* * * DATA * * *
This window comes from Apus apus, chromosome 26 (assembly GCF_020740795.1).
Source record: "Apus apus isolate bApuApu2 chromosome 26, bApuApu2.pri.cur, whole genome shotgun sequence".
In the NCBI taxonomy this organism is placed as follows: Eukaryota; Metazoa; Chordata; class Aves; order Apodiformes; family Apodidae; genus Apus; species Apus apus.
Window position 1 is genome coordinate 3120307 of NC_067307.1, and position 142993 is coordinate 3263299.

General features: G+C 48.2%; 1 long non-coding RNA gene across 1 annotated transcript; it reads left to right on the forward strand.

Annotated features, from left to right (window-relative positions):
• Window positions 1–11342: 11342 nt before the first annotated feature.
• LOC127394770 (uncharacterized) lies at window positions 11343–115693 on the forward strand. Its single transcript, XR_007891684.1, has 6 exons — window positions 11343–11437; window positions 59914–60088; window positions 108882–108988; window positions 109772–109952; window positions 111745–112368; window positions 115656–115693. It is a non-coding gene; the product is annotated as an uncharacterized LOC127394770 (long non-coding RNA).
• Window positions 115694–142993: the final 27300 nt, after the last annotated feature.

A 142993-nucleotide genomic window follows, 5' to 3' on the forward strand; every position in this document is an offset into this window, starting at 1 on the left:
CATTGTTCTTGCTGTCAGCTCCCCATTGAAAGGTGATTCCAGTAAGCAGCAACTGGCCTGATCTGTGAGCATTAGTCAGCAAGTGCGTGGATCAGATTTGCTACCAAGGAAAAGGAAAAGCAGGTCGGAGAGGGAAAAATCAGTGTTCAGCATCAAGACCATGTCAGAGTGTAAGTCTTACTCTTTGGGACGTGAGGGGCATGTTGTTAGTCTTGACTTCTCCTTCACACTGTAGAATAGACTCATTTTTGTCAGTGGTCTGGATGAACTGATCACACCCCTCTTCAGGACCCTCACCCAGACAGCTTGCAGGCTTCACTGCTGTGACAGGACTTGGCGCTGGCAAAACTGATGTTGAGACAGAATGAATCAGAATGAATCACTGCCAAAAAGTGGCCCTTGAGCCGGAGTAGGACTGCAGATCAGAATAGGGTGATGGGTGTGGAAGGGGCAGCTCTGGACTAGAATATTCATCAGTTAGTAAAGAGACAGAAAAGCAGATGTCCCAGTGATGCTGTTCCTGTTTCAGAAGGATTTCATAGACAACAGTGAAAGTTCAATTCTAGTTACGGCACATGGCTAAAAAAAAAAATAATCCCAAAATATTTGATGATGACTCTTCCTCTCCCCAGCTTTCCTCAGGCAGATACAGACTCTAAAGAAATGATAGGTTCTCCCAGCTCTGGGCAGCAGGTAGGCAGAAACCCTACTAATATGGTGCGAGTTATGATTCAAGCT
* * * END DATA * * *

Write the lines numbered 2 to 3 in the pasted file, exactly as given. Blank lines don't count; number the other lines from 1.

Source record: "Apus apus isolate bApuApu2 chromosome 26, bApuApu2.pri.cur, whole genome shotgun sequence".
In the NCBI taxonomy this organism is placed as follows: Eukaryota; Metazoa; Chordata; class Aves; order Apodiformes; family Apodidae; genus Apus; species Apus apus.